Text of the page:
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The changing threat environment and concerns about advanced adversaries are prompting the US Air Force to consider jettisoning plans to buy a next-generation Joint Surveillance Target Attack Radar System (JSTARS).
JSTARS aircraft and equipment are a leading provider of battle management, command and control, and intelligence, surveillance and reconnaissance capabilities for the U.S. military. The JSTARS Recapitalization program was intended to replace aging platforms with a follow-on system. However, the service is about to kick off an analysis of alternatives that could put the program in jeopardy.
“Our advanced battle management system AOA which begins this fall … is really looking at the contested environment out in the future,” said Air Combat Command Commander Gen. Mike Holmes.
According to nationaldefensemagazine.org, JSTARS aircraft are modified civilian jetliners. Their operators use sophisticated sensors and communications equipment to search for enemy ground targets and then direct other platforms to attack them. In recent decades, the manned planes have operated in relatively low-threat environments. There are growing concerns that they could have difficulty surviving in a future fight against advanced adversaries.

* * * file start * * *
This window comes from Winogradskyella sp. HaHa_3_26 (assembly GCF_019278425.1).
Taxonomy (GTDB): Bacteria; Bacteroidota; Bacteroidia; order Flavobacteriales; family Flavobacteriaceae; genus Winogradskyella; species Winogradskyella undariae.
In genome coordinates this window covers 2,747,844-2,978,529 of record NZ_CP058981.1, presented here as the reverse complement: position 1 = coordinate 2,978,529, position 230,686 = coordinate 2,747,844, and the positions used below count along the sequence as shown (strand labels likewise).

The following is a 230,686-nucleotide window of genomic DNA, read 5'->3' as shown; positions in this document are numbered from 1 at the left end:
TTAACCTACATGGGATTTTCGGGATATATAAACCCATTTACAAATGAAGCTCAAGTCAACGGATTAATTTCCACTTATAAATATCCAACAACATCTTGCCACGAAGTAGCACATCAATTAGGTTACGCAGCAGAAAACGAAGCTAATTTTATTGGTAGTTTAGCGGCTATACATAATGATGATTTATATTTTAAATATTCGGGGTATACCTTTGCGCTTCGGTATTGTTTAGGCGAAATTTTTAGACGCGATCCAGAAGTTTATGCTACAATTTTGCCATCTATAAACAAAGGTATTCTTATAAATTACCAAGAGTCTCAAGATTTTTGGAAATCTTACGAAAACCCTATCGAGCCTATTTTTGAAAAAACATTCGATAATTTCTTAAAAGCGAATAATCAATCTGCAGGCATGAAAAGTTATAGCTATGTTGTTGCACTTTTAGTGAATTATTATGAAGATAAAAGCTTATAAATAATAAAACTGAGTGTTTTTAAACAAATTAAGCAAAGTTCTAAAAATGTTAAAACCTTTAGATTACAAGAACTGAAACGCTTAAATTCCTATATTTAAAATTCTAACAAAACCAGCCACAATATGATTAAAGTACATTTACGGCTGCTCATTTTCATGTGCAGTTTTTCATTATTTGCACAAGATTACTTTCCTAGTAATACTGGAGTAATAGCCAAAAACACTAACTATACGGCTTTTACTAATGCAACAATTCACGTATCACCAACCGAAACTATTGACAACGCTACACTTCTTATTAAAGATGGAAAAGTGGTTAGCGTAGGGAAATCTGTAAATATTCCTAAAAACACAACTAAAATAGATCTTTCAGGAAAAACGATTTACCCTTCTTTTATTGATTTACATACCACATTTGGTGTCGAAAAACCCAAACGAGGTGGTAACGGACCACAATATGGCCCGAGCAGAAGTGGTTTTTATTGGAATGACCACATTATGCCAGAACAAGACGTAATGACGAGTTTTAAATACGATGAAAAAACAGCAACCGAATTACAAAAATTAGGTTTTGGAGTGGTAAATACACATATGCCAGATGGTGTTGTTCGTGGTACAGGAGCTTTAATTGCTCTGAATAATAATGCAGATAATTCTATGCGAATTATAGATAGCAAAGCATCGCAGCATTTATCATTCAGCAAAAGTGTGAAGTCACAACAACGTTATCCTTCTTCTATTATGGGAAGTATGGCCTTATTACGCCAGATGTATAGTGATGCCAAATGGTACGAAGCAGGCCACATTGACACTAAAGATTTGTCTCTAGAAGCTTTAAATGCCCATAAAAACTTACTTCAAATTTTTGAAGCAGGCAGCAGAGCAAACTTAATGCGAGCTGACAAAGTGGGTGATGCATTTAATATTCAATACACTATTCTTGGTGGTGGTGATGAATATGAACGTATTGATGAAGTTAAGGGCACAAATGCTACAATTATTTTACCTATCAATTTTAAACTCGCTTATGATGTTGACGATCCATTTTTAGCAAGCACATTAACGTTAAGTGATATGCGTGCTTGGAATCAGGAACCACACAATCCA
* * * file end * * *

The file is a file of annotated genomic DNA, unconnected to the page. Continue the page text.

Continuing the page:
“How long do you keep trying to make that work in a more and more contested environment?” Holmes asked. “How long should we continue to fund a [ground moving target indicator] capability … the classic way we’ve done it with an integrated platform that has sensors and air-battle managers onboard? … How much of our threat environment in the future will allow us to do that?”
The service planned to procure 17 next-generation JSTARS aircraft at an estimated total program cost of $7.1 billion in the fiscal year 2017, according to the Government Accountability Office. Now they are looking for alternatives.
Relying on a more distributed sensor architecture is one option, according to the Air Force. Meanwhile, the source selection process for the JSTARS Recap program has not been put on hold, officials noted. Three industry teams led by Northrop Grumman, Lockheed Martin and Boeing respectively, are competing for a contract award for the engineering and manufacturing development phase. A source selection decision is still slated for the fiscal year 2018.